FROM THE FOURTEENTH JUDICIAL DISTRICT COURT PARISH OF
CALCASIEU, NO. 11144-16 HONORABLE CLAYTON DAVIS, DISTRICT
Foster DeRosier District Attorney, Fourteenth Judicial
District Court Cynthia Killingsworth Elizabeth Brooks Hollins
Assistant District Attorneys COUNSEL FOR APPELLEE: State of
Annette Fuller Roach Louisiana Appellate Project COUNSEL FOR
DEFENDANT/APPELLANT: Michael Adam Domingue.
composed of Sylvia R. Cooks, Billy H. Ezell, and D. Kent
KENT SAVOIE JUDGE.
19, 2016, a Calcasieu Parish grand jury indicted Defendant
Michael Adam Domingue for manslaughter, a violation of
La.R.S. 14:31. The parties selected a jury on November 14,
2016; said jury began hearing evidence on November 15. On
November 16, the jury returned a responsive verdict of
February 15, the district court sentenced Defendant to five
years, however, the transcript fails to show whether this
time is to be served at hard labor.
appeals, assigning four errors. For the following reasons, we
affirm Defendant's conviction, vacate Defendant's
sentence, and remand to the district court for imposition of
a determinate sentence.
victim Donald Dean Trahan, Jr., aka "T-Don, " and
his girlfriend Jennifer Carlile lived in a trailer owned by
Defendant. On March 22, 2016, Carlile went to a hospital with
a broken nose and eye sockets, apparently the result of a
beating from the victim. At about the same time that day, the
victim was out fishing. Carlile returned to the trailer after
her hospital visit; later Trahan arrived at the trailer and
an argument ensued. Defendant came out of his room wearing a
holstered handgun and ordered the victim to leave. The victim
refused, and the argument escalated between the two men. At
some point, the victim pulled off his hoodie; several
witnesses interpreted this gesture as the beginning of a
fight. Some witnesses said the victim advanced toward
Defendant; there is no dispute the latter fired a lethal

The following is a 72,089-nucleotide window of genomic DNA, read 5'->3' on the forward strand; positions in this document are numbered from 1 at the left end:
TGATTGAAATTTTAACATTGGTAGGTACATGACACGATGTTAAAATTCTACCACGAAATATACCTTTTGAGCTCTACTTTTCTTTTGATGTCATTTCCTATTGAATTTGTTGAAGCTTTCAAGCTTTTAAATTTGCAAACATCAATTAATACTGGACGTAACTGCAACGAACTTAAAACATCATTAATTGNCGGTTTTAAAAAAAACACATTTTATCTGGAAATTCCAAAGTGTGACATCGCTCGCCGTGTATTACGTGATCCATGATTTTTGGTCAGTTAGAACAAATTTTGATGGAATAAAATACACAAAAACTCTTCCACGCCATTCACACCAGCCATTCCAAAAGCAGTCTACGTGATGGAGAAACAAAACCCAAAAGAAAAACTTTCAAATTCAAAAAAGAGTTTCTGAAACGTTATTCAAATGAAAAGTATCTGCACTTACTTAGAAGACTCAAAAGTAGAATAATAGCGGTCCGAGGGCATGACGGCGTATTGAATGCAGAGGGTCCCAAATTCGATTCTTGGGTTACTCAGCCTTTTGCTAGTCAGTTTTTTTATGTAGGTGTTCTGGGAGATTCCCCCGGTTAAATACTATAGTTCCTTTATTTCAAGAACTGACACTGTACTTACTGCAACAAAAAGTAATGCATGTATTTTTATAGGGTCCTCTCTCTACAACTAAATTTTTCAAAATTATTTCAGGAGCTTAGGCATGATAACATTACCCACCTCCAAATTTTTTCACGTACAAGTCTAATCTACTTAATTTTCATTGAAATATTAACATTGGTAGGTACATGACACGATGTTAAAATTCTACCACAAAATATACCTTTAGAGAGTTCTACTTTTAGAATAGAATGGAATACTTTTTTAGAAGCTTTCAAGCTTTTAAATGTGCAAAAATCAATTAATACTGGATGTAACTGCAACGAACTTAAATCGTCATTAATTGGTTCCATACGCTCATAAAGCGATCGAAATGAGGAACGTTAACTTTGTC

accordance with La.Code Crim.P. art. 920, all appeals are
reviewed for errors patent on the face of the record. After
reviewing the record, we find there is an error patent
raised, which we address in Assignment of Error Number Three.
OF ERROR NUMBER ONE
first assignment of error, Defendant argues the evidence
adduced by the State at trial was insufficient to support his
conviction for negligent homicide. More specifically, he
contends the State failed to prove he did not shoot the
victim in self-defense. There is no dispute regarding whether
Defendant shot the victim; the issue is simply whether the
shooting was justified.
"In reviewing the sufficiency of the evidence to support
a conviction, an appellate court in Louisiana is controlled
by the standard enunciated by the United States Supreme Court
in Jackson v. Virginia, 443 U.S. 307, 99 S.Ct. 2781,
61 L.Ed.2d 560 (1979). . . . [T]he appellate court must
determine that the evidence, viewed in the light most
favorable to the prosecution, was sufficient to convince a
rational trier of fact that all of the elements of the crime
had been proved beyond a reasonable doubt." State v.
Captville, 448 So.2d 676, 678 (La.1984) . . . .
Furthermore, in a case in which defendant asserts that he
acted in self-defense, the state has the burden of
establishing beyond a reasonable doubt that he did not act in
self-defense. State v. Brown, 414 So.2d 726, 728
(La.1982). When defendant challenges the sufficiency of the
evidence in such a case, the question becomes whether,
viewing the evidence in the light most favorable to the
prosecution, any rational trier of fact could have found
beyond a reasonable doubt that the homicide was not committed
in self-defense. State v. Matthews, 464 So.2d 298
State ex rel. D.P.B., 02-1742, pp. 4-6 (La.
5/20/03), 846 So.2d 753, 756-57 (footnote omitted).
The applicable statute, La.R.S. 14:20, states, in part:
A. A homicide is justifiable:
(1) When committed in self-defense by one who reasonably
believes that he is in imminent danger of losing his life or
receiving great bodily harm and that the killing is necessary
to save himself from that danger.
(2) When committed for the purpose of preventing a violent or
forcible felony involving danger to life or of great bodily
harm by one who reasonably believes that such an offense is
about to be committed and that such action is necessary for
its prevention. The circumstances must be sufficient to
excite the fear of a reasonable person that there would be
serious danger to his own life or person if he attempted to
prevent the felony without the killing.
. . . .
C. A person who is not engaged in unlawful activity and who
is in a place where he or she has a right to be shall have no
duty to retreat before using deadly force as provided for in
this Section, and may ...